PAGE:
Tag Archives: balsamic

Persimmon Salad

Something that I always had growing up was a good fruit bowl. I first realized I had taken them for granted when I got to university. In hindsight, the lack of vitamins probably exacerbated the incessant greyness of the Kingston winters. Most of my favourite fruits happen to be summer fruits (probably because I love all berries) however, my two all time favourites are actually pomegranate and persimmon.

Persimmon

 

I’ve never tasted a persimmon cooked in any way that was as good as a ripe fresh persimmon so I decided to just compliment it with some feta cheese, pomegranate seeds, and pomegranate balsamic vinaigrette. I finish the plate with a bit of basil.

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Rosemary Balsamic Roasted Figs

Figs aren’t big in Vietnamese cuisine. In fact, before last night, I was the only one in the household to have ever actually tasted them. I used to talk to a friend about how growing up in an Asian family (he’s 3/4 Chinese and I’m Vietnamese), we were almost made to feel bad whenever we did not like something. It was even worse when we did not want to try something. As was common practice, the elderly at dinner parties would comment on how mature they thought your palate was. This cultural phenomenon is so deeply rooted it can be found embedded in the language (at least in Vietnamese). When I used to express my discontent for stomach or intestines my family friends would exclaim in Vietnamese that “I didn’t know how to eat it.” Of course, cultural differences account for the fact that this sounds extremely rude in English. Hilariously enough, I found it a bit hypocritical how the same people exclusively ate Chinese and Vietnamese food, refusing to ever try foods originating from other parts of the world. Luckily for me, my family is always up for new flavours.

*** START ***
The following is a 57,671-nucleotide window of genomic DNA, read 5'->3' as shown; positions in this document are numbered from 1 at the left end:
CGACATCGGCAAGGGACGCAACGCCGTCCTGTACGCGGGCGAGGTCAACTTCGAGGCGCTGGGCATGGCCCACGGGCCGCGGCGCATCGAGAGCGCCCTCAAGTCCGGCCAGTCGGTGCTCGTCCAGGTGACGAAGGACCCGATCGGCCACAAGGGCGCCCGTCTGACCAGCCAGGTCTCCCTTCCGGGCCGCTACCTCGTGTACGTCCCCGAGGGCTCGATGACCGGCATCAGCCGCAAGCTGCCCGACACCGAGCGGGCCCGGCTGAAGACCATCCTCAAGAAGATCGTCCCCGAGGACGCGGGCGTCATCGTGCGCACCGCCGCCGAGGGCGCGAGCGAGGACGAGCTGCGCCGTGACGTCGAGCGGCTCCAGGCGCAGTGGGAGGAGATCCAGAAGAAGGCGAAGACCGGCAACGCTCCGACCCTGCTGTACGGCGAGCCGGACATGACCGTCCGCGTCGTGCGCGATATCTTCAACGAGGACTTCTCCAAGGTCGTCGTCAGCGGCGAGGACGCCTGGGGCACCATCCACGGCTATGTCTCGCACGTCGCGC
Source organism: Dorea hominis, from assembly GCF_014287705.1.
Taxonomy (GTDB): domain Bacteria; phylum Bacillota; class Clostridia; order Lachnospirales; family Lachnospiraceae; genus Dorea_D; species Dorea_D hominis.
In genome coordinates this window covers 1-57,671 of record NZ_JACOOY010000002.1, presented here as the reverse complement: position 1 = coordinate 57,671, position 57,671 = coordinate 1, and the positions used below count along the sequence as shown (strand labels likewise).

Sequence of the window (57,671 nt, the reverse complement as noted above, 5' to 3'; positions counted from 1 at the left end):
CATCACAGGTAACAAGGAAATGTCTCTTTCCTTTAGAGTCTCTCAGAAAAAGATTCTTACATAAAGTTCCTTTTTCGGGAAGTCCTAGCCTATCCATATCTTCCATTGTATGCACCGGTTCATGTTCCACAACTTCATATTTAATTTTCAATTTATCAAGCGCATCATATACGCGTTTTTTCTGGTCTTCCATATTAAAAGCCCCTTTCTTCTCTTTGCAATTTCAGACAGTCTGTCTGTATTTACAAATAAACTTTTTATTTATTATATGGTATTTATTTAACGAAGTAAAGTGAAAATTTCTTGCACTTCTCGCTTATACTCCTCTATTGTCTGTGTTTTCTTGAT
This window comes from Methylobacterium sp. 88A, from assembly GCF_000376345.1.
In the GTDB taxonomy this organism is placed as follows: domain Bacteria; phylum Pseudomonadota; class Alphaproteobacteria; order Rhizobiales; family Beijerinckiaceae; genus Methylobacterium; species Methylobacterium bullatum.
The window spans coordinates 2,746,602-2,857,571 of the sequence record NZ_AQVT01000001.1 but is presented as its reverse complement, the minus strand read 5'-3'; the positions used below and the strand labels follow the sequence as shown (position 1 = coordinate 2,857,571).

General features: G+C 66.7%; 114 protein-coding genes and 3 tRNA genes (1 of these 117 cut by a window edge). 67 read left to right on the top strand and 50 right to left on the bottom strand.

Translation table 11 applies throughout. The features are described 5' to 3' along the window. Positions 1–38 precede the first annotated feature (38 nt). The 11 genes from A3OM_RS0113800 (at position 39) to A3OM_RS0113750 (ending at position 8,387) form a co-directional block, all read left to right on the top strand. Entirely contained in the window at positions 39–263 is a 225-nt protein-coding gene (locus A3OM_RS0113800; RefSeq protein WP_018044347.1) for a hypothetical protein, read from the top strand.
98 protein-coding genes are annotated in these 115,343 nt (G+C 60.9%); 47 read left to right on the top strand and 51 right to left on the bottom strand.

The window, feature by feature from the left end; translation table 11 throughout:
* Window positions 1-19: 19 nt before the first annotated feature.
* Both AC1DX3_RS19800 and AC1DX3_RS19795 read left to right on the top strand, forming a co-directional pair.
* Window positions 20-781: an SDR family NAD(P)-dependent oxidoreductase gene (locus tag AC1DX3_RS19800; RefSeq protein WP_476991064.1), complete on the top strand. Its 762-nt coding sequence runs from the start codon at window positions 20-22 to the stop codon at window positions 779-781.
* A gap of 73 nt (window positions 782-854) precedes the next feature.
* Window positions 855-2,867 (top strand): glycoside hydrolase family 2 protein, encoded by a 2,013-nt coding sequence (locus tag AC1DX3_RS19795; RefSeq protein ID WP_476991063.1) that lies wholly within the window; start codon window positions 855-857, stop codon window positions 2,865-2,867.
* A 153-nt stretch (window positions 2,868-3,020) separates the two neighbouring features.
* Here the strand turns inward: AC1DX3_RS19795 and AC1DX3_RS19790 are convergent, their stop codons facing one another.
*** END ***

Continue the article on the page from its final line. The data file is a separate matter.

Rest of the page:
Roasted Figs

 

For the figs, I just stabbed them with the stems of rosemary and popped them in a pan with a balsamic reduction. The balsamic reduction can be made by simply adding icing sugar to simmering balsamic vinegar. I basted the figs until they became a bit darker in colour by absorbing some of the balsamic vinegar. After taking them out of the oven the balsamic vinegar thickened a bit and became much sweeter. To balance this out I finished the dish with some basil ricotta cheese, lemon zest, and some pine nuts for texture.

The figs were a hit which I hope will reinforce the “try anything once” mindset my family currently holds.

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Butternut Squash Gnocchi

As winter makes its presence more obvious, I decided that I use the sage in my garden before it became too late. Less than 24 hours after I picked the sage came a pretty sizeable snowstorm. Feeling blessed for what I had I decided to make something I had never actually made before. Usually, Gnocchi is made with potatoes however I decided to go with roasted butternut squash which would help explain the colour (if you were wondering).